CS Consulting offers varying levels of H2S training. Our basic level of training is designed only to meet the ANSI standard and consists of typically about 2-3 hours of classroom discussion. We can also add on additional modules to the basic training or do the modules separate from the basic class as needed. These modules include emergency respirator use and H2S rescue practices.

The emergency respirator use module is designed for those who might work while wearing a respirator or who might need a respirator in order to safely escape from a contaminated area. This training would be a thorough familiarization into how to use an employee’s respirator and drills to ensure they can quickly and successfully don and doff respirators.

The H2S rescue practices module would be a follow-up module to the respirator use. In order to do this training, employees would have to have proof that they were already thoroughly trained in the use of respirators, since they will be using them in the class. The content of this class will be a brief discussion of basic rescue techniques and rescuer safety, followed by extensive drills in which all employees will quickly don respirators and actually rescue “unconscious victims” from hazard areas.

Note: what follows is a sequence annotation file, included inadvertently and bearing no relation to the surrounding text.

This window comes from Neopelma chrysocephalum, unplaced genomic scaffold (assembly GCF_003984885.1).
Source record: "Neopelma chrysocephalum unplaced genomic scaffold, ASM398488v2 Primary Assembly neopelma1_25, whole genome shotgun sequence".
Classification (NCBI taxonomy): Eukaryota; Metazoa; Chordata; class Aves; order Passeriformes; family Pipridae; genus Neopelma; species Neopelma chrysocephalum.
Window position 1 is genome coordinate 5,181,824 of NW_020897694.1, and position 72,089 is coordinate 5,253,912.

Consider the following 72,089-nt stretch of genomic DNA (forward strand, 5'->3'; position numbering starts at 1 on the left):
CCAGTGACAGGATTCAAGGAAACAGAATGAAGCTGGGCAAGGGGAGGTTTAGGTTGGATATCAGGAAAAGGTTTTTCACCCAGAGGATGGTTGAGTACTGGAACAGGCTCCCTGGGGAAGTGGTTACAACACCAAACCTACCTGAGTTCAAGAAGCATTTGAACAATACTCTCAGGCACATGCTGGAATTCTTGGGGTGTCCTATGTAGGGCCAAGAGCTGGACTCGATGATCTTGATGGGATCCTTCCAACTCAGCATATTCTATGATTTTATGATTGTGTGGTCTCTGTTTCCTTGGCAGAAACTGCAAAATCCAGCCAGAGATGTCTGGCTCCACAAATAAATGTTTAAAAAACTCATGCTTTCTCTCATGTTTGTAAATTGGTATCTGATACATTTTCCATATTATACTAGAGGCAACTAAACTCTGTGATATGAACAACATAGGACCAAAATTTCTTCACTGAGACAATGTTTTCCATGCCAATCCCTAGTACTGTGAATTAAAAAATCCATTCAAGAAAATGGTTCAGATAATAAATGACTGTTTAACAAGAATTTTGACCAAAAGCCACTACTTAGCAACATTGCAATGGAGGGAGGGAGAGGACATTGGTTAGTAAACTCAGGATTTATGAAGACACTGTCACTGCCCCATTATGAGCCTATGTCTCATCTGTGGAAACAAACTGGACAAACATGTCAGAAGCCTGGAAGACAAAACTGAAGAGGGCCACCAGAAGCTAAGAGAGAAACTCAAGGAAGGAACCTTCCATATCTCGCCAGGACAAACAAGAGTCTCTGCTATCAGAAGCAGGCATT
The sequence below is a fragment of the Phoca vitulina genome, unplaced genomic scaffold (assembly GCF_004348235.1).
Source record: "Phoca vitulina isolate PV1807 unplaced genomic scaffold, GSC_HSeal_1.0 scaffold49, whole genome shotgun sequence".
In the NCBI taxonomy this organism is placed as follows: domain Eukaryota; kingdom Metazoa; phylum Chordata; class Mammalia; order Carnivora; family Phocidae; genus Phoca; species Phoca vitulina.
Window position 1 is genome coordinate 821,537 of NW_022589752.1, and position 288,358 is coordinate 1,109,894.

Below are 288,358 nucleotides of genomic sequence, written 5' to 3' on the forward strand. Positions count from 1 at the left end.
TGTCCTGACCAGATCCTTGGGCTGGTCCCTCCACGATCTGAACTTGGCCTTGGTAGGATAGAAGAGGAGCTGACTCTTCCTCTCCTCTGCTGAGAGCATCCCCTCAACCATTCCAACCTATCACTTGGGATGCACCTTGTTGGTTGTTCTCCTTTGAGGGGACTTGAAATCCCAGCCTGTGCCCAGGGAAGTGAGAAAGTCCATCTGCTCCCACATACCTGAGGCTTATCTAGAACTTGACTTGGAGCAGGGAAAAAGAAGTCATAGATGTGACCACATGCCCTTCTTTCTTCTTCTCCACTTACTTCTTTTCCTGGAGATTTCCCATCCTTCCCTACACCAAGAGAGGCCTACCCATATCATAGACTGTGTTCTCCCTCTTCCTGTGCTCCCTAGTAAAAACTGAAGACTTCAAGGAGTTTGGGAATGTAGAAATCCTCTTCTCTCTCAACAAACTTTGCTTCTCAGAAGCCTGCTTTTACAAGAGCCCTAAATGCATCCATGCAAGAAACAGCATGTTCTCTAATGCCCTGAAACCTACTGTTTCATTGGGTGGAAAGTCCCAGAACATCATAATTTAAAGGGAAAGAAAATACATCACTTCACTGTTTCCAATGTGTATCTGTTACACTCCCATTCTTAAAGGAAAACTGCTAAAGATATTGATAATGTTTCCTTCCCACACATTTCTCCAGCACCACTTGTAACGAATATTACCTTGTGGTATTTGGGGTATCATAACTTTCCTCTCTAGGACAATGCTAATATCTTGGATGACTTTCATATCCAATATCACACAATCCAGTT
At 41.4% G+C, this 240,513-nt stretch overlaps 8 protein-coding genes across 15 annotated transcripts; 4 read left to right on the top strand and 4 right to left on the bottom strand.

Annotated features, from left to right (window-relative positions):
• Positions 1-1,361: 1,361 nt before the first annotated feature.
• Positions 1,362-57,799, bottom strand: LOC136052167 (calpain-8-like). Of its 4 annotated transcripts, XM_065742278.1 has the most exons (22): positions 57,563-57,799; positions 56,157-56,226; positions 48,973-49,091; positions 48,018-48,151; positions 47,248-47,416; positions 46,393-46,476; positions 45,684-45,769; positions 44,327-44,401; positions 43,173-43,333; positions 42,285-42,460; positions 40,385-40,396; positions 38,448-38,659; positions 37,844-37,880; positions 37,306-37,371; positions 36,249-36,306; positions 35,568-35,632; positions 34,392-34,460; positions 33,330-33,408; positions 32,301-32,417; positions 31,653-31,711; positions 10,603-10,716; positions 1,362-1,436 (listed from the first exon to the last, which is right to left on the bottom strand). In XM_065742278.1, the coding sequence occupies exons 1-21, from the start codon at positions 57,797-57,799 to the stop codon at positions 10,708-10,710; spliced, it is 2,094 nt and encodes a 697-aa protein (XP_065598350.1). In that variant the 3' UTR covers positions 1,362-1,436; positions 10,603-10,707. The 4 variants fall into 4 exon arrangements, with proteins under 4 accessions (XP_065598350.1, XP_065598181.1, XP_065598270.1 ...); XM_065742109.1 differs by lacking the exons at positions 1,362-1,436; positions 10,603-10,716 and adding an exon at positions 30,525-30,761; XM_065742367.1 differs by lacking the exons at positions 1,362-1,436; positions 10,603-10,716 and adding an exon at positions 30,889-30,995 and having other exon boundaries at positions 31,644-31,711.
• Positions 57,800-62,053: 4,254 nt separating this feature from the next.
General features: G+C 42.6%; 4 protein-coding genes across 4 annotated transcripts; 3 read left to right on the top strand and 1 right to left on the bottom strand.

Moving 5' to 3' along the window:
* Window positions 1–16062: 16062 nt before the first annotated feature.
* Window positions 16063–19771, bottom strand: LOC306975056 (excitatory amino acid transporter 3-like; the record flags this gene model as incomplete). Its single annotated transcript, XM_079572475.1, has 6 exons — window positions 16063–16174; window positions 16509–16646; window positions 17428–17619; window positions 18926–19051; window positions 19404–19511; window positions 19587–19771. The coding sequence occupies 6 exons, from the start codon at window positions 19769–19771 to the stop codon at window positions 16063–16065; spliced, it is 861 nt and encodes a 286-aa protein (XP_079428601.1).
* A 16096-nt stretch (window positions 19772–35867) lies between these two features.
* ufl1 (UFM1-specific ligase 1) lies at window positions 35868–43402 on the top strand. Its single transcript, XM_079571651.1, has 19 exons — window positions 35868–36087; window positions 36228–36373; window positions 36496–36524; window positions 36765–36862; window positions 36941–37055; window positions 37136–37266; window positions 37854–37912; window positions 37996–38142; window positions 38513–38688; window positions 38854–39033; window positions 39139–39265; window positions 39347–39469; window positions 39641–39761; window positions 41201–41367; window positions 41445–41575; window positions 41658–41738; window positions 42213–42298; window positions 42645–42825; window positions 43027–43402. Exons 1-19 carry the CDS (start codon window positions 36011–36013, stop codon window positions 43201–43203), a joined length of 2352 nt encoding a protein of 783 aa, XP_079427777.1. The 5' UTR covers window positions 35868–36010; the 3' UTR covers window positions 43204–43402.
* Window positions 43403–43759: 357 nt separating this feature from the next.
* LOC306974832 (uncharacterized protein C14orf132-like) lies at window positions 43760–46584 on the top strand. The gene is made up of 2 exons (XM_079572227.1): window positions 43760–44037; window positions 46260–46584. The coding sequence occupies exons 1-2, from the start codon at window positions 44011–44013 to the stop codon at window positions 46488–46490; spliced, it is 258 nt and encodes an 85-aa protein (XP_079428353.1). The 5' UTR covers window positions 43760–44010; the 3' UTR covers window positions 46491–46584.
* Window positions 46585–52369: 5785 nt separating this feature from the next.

The training your employees need is based on a few different factors. All businesses are required to follow OSHA requirements for their employees. OSHA will require a few training topics for all businesses, such as Access to Medical Records, Bloodborne Pathogens, and Hazard Communication. In addition to these required trainings, OSHA will also require employees to be trained in the hazards of the work they are performing or the hazards present in their working environment. This means that, for instance, all employees who work in or around trenches will need Excavation & Trenching training.